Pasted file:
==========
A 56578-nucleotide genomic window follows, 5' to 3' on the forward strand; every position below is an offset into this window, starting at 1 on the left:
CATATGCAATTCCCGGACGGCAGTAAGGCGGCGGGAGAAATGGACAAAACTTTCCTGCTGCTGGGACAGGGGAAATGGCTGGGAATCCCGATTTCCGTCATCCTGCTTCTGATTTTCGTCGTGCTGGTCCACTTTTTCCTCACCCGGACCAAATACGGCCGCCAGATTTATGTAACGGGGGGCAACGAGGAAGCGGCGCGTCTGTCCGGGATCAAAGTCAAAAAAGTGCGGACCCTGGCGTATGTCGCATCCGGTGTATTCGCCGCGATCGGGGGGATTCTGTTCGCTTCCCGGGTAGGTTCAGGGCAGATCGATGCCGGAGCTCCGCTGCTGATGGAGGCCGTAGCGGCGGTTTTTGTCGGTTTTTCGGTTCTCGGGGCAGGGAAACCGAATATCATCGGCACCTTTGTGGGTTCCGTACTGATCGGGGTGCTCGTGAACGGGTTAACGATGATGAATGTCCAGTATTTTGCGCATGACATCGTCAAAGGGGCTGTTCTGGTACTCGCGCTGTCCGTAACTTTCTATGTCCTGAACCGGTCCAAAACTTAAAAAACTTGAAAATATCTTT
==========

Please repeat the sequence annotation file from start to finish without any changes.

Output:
A 56578-nucleotide genomic window follows, 5' to 3' on the forward strand; every position below is an offset into this window, starting at 1 on the left:
CATATGCAATTCCCGGACGGCAGTAAGGCGGCGGGAGAAATGGACAAAACTTTCCTGCTGCTGGGACAGGGGAAATGGCTGGGAATCCCGATTTCCGTCATCCTGCTTCTGATTTTCGTCGTGCTGGTCCACTTTTTCCTCACCCGGACCAAATACGGCCGCCAGATTTATGTAACGGGGGGCAACGAGGAAGCGGCGCGTCTGTCCGGGATCAAAGTCAAAAAAGTGCGGACCCTGGCGTATGTCGCATCCGGTGTATTCGCCGCGATCGGGGGGATTCTGTTCGCTTCCCGGGTAGGTTCAGGGCAGATCGATGCCGGAGCTCCGCTGCTGATGGAGGCCGTAGCGGCGGTTTTTGTCGGTTTTTCGGTTCTCGGGGCAGGGAAACCGAATATCATCGGCACCTTTGTGGGTTCCGTACTGATCGGGGTGCTCGTGAACGGGTTAACGATGATGAATGTCCAGTATTTTGCGCATGACATCGTCAAAGGGGCTGTTCTGGTACTCGCGCTGTCCGTAACTTTCTATGTCCTGAACCGGTCCAAAACTTAAAAAACTTGAAAATATCTTT